Use valid HTML 4.01, or 4.0 according to specification.

        COMPLIANCE:  This technique minimally satisfies Checkpoint 2.1.

      2.1.2 (XHTML1):

        Use valid XHTML 1.0 according to specification.

        COMPLIANCE:  This technique minimally satisfies Checkpoint 2.1.

      2.1.3 (CSS):

        Use valid CSS level 1 or CSS level 2 according to specification.

        COMPLIANCE:  This technique minimally satisfies Checkpoint 2.1.

      2.1.4 (HTML, XHTML)

        Use structural markup (such as BLOCKQUOTE) only for structural
        purposes, not to affect presentation.

        COMPLIANCE:  This technique partially satisfies Checkpoint 2.1.

      2.1.5 (HTML, XHTML)

        Use presentational markup (such as FONT) only for presentational
        purposes, and not to indicate semantic meaning.  (See also
        Checkpoints 2.3 and 2.4.)

        COMPLIANCE:  This technique partially satisfies Checkpoint 2.1.
        When used with Technique 2.1.4 and 2.1.1 or 2.1.2, this techinque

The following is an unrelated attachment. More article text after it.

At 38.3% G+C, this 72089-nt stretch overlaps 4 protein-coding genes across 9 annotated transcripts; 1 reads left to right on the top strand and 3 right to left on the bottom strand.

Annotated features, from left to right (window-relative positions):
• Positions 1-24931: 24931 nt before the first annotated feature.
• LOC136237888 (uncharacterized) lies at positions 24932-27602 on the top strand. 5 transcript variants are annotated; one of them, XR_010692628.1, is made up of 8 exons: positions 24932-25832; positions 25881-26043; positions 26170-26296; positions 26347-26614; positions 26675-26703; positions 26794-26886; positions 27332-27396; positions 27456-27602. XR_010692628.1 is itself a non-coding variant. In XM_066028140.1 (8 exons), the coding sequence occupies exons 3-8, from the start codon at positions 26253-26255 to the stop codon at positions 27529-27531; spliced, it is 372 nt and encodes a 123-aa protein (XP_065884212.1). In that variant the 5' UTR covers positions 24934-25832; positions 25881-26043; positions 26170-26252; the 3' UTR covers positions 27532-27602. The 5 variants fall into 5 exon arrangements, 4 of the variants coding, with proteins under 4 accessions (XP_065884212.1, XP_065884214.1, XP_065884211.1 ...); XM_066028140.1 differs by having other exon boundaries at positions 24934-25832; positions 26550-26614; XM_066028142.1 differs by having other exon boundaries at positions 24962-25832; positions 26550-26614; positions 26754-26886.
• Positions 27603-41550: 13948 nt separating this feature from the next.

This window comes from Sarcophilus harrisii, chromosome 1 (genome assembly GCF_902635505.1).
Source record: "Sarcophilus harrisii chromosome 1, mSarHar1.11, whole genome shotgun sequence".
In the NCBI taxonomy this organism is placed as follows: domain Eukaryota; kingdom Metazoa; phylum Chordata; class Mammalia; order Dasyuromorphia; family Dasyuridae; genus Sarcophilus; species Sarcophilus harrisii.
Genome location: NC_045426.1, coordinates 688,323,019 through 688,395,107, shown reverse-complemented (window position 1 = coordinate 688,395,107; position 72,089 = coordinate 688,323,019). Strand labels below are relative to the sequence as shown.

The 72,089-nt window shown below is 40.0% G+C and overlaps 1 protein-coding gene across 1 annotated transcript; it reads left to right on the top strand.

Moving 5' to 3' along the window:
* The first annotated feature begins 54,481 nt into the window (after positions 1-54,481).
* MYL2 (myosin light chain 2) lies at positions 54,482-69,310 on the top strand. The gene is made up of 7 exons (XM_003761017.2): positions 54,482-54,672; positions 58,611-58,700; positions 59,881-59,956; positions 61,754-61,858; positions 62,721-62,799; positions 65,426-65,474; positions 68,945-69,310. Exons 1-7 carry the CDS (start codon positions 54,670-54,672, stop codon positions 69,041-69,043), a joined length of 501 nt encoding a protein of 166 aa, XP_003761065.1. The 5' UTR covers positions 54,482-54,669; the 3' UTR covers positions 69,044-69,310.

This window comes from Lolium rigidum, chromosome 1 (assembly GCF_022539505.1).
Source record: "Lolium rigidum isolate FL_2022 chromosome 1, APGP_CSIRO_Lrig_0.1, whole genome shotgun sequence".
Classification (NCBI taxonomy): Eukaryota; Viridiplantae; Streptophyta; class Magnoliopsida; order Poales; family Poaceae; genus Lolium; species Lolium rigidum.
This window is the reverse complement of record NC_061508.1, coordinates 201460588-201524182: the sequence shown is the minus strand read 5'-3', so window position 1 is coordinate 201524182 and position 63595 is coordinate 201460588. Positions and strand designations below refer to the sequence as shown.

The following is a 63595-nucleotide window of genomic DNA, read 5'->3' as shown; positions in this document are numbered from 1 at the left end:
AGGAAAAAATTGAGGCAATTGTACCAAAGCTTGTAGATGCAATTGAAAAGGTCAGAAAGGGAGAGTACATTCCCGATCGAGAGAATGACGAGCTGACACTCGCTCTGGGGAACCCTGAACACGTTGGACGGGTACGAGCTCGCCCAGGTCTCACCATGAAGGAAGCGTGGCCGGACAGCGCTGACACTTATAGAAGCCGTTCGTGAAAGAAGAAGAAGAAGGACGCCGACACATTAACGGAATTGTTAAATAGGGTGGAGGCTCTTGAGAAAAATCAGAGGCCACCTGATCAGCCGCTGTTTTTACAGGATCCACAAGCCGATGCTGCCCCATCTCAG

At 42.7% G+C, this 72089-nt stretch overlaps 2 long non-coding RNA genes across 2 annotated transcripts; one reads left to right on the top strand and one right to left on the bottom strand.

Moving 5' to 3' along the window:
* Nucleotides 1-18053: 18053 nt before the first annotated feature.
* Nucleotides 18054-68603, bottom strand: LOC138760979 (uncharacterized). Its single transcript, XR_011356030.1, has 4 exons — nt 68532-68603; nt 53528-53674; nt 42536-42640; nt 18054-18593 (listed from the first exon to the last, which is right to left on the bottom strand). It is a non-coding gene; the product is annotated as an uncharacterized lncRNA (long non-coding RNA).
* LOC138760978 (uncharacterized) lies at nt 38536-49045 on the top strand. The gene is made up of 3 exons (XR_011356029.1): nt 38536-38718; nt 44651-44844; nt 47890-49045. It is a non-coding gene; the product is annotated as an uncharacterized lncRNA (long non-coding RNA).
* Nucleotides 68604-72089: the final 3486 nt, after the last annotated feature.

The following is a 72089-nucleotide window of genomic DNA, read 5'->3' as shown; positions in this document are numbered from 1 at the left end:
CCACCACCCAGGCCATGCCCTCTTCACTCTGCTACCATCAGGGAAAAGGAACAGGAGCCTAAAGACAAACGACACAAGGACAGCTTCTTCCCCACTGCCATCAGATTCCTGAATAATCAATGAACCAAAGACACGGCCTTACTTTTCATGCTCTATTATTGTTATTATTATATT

fully satisfies Checkpoint 2.1.

Guideline 3:  Design for ease of comprehension

3.1  Use a consistent style of presentation that will facilitate
      comprehension of the content.

      Techniques:

      3.1.1 (Design):

        Use a consistent look and feel for each page, retaining similar
        design elements across the site.

        COMPLIANCE:  This technique minimally satisfies Checkpoint 3.1.

      3.1.2 (Generated):

        Create consistent templates for navigation and display which
        are used across the site to create the user interface.

        COMPLIANCE:  This technique partially satisfies Checkpoint 3.1.
        When used with Technique 3.1.1, this fully satisfies Checkpoint
        3.1.

      3.1.3 (CSS, XSLT):

        Create common stylesheets which are applied to site content to